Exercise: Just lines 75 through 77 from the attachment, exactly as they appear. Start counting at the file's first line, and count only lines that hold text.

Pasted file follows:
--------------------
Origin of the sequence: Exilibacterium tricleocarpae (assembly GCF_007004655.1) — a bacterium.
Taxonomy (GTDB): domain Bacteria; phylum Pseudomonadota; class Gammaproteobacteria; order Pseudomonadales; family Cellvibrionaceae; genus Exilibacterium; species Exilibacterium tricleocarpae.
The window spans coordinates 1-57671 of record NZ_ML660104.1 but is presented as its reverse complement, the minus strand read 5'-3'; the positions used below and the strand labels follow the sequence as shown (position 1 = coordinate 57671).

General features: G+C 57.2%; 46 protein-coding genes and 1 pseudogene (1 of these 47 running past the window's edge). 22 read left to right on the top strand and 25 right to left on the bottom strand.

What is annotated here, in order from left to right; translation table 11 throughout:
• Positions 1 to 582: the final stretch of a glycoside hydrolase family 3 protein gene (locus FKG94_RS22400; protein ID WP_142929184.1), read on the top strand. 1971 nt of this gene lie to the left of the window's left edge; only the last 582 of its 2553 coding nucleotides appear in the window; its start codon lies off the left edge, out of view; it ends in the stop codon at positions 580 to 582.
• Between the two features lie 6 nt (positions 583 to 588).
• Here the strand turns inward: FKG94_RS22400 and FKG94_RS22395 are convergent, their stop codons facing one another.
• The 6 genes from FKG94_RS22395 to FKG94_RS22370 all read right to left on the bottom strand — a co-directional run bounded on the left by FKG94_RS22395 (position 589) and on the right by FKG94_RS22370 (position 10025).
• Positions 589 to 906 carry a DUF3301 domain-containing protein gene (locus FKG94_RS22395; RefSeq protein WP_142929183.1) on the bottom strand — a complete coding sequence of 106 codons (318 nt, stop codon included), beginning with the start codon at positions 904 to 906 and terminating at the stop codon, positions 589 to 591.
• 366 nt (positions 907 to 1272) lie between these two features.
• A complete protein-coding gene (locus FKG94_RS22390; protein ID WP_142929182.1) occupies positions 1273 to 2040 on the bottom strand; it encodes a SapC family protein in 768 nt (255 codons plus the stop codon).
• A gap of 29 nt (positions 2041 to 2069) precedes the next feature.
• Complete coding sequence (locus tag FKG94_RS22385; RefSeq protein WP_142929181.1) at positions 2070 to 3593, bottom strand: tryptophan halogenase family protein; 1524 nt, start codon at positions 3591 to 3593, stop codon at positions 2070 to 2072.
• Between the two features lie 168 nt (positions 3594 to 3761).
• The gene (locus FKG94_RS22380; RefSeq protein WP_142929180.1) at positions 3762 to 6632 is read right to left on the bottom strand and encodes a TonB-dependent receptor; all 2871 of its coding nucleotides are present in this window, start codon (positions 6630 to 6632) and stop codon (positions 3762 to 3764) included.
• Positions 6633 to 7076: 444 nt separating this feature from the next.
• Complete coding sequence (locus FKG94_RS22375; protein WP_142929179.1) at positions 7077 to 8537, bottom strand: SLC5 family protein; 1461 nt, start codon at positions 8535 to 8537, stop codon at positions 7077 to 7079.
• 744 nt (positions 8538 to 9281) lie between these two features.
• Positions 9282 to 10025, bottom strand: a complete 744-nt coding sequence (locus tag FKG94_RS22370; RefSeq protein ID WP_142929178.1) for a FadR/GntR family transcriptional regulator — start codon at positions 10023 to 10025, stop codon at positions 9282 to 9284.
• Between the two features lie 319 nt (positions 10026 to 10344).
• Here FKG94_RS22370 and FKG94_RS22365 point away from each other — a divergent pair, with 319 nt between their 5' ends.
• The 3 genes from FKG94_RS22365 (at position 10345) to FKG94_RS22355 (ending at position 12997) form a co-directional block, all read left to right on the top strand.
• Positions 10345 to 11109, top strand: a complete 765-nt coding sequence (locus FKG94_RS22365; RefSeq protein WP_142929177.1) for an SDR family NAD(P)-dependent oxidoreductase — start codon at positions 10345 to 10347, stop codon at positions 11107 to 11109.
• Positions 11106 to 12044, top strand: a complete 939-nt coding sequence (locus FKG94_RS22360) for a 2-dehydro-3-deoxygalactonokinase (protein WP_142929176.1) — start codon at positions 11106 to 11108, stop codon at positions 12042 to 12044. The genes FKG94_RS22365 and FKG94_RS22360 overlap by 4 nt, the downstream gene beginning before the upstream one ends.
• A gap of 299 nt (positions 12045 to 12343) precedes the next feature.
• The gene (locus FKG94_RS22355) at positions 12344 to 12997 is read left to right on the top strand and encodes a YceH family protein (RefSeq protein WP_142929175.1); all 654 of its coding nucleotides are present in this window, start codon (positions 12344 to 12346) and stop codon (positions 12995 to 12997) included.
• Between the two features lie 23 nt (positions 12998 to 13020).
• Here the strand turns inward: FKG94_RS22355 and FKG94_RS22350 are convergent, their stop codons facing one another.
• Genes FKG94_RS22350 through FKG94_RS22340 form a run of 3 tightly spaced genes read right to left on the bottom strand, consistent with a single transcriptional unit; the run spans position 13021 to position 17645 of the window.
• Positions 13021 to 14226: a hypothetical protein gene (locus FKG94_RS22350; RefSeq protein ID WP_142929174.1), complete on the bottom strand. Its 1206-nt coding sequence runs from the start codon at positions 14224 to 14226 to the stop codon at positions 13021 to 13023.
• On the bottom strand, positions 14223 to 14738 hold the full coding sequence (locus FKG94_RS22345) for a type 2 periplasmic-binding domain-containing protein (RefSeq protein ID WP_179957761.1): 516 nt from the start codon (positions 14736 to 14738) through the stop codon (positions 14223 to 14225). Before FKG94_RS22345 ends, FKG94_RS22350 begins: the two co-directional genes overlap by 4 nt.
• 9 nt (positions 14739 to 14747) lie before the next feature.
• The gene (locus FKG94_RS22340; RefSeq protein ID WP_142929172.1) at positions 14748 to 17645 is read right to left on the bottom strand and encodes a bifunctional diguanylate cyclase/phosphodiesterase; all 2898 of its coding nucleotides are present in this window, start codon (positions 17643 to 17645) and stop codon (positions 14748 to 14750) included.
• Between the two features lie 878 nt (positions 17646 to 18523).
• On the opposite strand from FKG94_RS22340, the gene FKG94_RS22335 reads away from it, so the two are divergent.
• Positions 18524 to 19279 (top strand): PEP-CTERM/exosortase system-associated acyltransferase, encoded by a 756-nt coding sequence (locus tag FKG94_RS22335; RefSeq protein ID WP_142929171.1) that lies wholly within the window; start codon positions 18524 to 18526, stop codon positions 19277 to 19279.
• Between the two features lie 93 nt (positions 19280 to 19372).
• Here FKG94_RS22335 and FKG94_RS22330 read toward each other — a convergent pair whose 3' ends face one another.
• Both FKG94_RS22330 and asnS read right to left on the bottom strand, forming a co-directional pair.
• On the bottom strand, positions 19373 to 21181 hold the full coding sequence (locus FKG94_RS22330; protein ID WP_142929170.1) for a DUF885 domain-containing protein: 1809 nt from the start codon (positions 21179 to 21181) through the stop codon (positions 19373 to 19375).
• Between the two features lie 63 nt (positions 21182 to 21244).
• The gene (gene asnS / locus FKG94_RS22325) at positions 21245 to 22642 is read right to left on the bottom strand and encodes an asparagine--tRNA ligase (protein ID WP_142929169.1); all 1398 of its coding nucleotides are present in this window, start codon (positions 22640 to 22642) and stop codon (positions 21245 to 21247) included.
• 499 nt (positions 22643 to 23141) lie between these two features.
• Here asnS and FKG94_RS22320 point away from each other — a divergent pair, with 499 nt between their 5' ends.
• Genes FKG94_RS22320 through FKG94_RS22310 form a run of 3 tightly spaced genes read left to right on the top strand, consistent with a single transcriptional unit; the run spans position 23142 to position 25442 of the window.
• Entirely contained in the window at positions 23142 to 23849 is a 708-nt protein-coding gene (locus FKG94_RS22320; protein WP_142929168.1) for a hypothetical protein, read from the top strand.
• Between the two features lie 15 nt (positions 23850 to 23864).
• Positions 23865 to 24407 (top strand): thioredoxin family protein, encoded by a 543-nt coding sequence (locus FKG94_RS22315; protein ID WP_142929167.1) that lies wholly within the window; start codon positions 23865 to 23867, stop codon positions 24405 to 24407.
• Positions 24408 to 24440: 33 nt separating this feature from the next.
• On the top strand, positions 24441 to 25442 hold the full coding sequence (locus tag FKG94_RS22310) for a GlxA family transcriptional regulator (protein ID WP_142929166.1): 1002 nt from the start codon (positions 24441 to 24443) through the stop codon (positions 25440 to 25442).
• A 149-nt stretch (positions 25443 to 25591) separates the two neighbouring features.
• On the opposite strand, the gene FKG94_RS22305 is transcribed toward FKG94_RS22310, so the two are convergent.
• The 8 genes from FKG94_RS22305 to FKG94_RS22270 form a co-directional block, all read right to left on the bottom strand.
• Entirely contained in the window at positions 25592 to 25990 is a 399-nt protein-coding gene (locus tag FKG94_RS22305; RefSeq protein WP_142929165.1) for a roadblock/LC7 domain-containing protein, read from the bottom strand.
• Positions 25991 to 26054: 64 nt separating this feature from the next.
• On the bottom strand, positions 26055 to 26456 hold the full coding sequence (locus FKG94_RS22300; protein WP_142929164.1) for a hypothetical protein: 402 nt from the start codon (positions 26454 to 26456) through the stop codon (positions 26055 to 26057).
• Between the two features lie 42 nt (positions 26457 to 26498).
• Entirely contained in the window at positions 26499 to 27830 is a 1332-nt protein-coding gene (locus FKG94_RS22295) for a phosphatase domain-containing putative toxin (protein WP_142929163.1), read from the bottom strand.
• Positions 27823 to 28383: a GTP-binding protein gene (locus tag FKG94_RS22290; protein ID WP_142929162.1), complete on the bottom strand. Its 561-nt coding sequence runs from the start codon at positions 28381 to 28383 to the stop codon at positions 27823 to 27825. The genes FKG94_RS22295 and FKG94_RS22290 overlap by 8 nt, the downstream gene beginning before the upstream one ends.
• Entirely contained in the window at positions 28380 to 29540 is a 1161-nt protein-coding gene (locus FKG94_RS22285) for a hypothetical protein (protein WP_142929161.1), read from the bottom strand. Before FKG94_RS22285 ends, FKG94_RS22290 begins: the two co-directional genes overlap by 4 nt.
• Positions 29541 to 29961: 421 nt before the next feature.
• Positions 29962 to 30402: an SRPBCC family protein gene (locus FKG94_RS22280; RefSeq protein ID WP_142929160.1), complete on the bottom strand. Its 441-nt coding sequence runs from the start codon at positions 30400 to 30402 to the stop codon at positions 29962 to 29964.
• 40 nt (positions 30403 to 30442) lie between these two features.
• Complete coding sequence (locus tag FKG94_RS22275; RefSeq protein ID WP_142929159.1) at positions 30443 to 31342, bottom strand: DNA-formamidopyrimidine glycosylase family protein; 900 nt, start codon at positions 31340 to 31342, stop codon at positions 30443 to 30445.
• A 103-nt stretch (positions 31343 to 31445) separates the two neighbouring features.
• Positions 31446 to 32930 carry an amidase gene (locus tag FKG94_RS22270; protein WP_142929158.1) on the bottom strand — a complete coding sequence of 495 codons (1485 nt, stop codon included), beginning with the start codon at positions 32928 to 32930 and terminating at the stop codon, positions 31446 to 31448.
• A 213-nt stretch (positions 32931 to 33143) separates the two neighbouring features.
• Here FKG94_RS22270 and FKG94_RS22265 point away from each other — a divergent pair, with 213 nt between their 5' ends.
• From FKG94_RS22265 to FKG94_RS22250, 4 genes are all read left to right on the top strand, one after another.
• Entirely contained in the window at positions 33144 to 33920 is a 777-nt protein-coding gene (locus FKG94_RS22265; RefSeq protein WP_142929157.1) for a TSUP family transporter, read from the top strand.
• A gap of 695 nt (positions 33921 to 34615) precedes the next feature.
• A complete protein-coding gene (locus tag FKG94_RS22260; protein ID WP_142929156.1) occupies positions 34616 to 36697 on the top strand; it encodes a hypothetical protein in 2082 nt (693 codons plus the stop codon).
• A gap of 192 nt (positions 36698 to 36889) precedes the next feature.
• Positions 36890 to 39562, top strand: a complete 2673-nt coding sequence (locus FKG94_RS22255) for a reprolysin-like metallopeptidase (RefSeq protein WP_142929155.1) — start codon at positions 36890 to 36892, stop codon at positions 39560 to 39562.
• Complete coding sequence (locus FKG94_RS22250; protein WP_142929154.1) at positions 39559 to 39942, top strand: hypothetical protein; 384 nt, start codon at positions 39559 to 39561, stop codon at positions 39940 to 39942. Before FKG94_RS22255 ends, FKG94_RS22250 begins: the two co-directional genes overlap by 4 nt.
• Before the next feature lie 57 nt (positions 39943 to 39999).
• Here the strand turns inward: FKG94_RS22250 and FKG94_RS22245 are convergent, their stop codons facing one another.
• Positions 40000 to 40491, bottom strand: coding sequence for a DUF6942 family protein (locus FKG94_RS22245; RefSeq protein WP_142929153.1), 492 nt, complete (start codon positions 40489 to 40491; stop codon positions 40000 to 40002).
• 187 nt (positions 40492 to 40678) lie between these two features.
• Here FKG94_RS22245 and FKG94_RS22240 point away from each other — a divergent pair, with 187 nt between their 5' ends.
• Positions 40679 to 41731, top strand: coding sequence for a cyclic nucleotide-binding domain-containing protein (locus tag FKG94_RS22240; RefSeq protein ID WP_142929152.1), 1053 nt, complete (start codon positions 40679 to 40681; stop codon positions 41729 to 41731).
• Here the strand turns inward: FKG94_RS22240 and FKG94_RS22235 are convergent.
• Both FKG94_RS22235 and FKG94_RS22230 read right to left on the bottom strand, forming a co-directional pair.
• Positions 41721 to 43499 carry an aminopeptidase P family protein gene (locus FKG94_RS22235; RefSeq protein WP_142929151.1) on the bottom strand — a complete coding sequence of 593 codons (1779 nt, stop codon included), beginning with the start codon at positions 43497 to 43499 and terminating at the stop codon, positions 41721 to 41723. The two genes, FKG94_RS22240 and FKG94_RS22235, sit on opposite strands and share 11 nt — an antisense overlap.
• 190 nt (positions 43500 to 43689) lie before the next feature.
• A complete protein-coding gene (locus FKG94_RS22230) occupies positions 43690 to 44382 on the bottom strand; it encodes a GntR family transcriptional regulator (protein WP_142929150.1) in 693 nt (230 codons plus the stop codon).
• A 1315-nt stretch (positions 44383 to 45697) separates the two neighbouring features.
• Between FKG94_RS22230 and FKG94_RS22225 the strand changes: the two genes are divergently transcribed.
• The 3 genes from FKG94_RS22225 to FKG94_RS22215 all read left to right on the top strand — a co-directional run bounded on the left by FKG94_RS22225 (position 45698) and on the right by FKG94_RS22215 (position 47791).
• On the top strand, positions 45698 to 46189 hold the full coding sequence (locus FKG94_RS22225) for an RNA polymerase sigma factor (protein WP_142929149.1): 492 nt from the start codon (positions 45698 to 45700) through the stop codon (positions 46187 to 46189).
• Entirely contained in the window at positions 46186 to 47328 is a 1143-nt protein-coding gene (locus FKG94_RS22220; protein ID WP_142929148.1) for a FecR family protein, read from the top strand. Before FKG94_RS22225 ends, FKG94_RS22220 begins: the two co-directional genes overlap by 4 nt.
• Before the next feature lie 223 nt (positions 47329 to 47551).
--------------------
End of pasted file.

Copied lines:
• Positions 36890 to 39562, top strand: a complete 2673-nt coding sequence (locus FKG94_RS22255) for a reprolysin-like metallopeptidase (RefSeq protein WP_142929155.1) — start codon at positions 36890 to 36892, stop codon at positions 39560 to 39562.
• Complete coding sequence (locus FKG94_RS22250; protein WP_142929154.1) at positions 39559 to 39942, top strand: hypothetical protein; 384 nt, start codon at positions 39559 to 39561, stop codon at positions 39940 to 39942. Before FKG94_RS22255 ends, FKG94_RS22250 begins: the two co-directional genes overlap by 4 nt.
• Before the next feature lie 57 nt (positions 39943 to 39999).